For VR and AI, the future isn’t far off at IBC 2018

IBC takes place Sept. 13-18 at the RAI in Amsterdam. (Ben Munson/FierceVideo)

At IBC's Future Zone, the future is… Well, maybe not now, but pretty close. The 2018 show in Amsterdam will have its usual corner dedicated to the startups, old-hats with new ideas, and collaborations between the two to take video to the next level. Here are some of the innovators attendees will be able see.

Deep Inc./Liquid Cinema is one of the companies pushing advances in virtual reality tech that have given us more comfortable and portable gear and ever-more accessible tools for wannabe creators. Liquid Cinema's goal is to turn the process of making VR experiences into something your average teacher or journalist can do, with minimal fuss.

The company’s claim to fame is the ability to apply forced perspective to 360-degree videos; if the viewer is looking in a direction that doesn't contain information the creator wants the viewer to see, the perspective is automatically realigned.

Toronto-based Deep Inc. signed a deal to develop a VR app on Google's Daydream for the Wall Street Journal in 2016; Liquid Cinema received $1.5 million from the Canada Media Fund and German-French broadcaster ARTE.

InVID EU-H2020 seemingly understands one of every news organization's nightmares: publishing or broadcasting a video that is later revealed to be fabricated or manipulated in some way. Whether the manipulation is achieved through context erasure or outright image forgery, the threat is real.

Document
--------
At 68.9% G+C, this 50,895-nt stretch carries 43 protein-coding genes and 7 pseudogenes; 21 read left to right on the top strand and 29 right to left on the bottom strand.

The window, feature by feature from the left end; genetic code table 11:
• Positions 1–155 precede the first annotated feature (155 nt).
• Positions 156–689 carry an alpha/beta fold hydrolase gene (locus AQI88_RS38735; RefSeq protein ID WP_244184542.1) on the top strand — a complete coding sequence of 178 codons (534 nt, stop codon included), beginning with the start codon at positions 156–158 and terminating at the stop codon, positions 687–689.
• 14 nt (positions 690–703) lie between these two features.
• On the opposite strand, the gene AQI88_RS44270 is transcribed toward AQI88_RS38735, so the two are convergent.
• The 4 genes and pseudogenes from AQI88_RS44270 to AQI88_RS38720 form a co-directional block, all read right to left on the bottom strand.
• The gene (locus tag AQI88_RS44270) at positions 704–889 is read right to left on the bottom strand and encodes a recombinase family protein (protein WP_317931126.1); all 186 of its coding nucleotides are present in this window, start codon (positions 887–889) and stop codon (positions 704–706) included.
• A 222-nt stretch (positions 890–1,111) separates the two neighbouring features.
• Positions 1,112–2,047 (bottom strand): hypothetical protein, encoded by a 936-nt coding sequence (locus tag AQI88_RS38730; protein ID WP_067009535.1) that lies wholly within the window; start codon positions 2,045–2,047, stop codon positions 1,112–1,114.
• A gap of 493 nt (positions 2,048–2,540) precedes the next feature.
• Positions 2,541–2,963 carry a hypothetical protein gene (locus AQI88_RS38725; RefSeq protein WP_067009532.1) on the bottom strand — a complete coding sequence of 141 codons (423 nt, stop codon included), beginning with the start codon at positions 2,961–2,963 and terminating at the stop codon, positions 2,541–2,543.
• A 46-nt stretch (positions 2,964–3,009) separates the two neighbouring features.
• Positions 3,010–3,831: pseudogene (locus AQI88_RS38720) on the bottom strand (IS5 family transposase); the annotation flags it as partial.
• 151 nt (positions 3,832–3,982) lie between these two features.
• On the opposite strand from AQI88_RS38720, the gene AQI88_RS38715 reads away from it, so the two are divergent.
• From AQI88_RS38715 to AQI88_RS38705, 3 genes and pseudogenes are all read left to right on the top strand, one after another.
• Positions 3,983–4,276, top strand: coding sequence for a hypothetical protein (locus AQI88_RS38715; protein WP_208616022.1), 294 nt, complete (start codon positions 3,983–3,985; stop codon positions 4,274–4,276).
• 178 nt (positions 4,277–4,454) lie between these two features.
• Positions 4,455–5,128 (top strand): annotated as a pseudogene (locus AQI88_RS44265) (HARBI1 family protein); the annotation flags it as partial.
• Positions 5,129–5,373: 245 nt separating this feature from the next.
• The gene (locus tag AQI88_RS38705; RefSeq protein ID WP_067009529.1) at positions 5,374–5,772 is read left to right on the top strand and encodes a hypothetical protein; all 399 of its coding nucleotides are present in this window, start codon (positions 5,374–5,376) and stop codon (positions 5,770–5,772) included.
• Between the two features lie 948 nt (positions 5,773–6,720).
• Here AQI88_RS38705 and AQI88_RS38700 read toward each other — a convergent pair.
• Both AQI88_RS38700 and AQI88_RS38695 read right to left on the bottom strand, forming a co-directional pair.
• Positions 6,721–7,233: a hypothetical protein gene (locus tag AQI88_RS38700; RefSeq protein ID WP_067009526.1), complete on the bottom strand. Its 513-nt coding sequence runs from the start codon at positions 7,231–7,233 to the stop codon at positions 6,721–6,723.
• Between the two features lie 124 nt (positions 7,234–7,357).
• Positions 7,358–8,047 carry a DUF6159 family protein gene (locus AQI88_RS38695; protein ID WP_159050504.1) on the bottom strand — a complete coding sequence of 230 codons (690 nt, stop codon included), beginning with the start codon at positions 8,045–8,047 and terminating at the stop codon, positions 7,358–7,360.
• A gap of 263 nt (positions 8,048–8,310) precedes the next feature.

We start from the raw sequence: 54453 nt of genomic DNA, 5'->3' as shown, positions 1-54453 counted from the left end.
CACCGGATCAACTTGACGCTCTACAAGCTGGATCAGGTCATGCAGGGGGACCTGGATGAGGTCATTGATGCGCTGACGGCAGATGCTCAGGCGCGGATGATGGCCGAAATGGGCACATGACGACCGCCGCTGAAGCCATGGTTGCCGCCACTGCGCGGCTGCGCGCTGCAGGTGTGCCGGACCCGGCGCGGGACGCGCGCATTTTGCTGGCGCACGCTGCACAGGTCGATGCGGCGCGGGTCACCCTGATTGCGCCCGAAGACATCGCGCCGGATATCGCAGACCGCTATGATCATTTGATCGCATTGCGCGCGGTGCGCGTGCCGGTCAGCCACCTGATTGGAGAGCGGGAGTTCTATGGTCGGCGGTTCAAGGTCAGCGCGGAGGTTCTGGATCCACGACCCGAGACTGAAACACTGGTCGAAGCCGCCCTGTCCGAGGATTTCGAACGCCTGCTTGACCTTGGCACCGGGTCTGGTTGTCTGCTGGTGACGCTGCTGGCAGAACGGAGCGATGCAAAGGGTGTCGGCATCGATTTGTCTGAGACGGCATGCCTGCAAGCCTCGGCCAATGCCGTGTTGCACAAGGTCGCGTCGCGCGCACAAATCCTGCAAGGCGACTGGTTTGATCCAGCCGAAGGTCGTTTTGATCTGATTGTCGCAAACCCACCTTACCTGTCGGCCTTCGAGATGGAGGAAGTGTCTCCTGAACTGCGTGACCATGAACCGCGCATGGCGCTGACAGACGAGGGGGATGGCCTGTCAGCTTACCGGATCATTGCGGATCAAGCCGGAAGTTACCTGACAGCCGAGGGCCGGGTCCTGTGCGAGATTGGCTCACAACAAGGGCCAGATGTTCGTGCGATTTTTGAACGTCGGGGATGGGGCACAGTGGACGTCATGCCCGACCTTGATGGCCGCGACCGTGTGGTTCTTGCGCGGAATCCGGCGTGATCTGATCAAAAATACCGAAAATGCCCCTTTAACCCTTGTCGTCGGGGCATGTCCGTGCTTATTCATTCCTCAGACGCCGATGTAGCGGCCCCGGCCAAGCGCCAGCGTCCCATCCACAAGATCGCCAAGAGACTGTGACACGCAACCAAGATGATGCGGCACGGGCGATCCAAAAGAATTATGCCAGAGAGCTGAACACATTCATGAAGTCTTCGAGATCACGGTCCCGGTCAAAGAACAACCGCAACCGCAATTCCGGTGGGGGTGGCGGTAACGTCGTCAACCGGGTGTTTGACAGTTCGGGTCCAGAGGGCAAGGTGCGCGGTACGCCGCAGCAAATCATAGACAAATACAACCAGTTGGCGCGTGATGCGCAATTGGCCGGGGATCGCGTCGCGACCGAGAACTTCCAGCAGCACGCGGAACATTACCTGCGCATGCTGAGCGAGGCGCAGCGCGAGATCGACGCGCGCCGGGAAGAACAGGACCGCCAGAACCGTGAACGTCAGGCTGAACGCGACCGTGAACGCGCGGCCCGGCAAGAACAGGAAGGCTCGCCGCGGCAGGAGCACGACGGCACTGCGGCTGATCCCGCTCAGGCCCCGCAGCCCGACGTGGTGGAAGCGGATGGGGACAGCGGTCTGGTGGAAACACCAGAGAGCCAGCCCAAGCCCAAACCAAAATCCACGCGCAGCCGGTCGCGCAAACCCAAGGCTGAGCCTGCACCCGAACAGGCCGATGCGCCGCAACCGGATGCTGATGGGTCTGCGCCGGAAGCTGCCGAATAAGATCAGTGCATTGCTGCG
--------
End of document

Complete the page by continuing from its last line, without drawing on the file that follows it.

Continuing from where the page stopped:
InVID, a project under the EU's Horizon 2020 umbrella, has developed some tools for organizations to combat the spread of this particularly insidious type of misinformation, including a plugin for Chrome and Firefox browsers that detects manipulated videos and images.

As InVID points out, you can't necessarily prevent individuals from creating fake videos that then go viral. But you can at least give legitimate news organizations a way to ensure they are not contributing to the spread of misinformation by making it easy to check the veracity of this media.

BBC R&D has a direct interest in maintaining iPlayer’s long-running reputation as the gold standard in broadcaster digital plays. Now, in a bid to better compete with Netflix, the service, paid for by Britons' TV licenses, is expanding its offerings by making far more of its shows available—and not just for 30 days after original air.

So it makes sense that BBC R&D is focused on IP distribution and user experience to meet the likely increased demand for this content. Their focus is on developing HEVC content delivery over IP—file size is crucial—and dynamically substituting content delivered over IP into live services. They'll be conducting demonstrations of some of this tech.

These companies and several others will be exhibiting within the Future Zone during IBC Show 2018.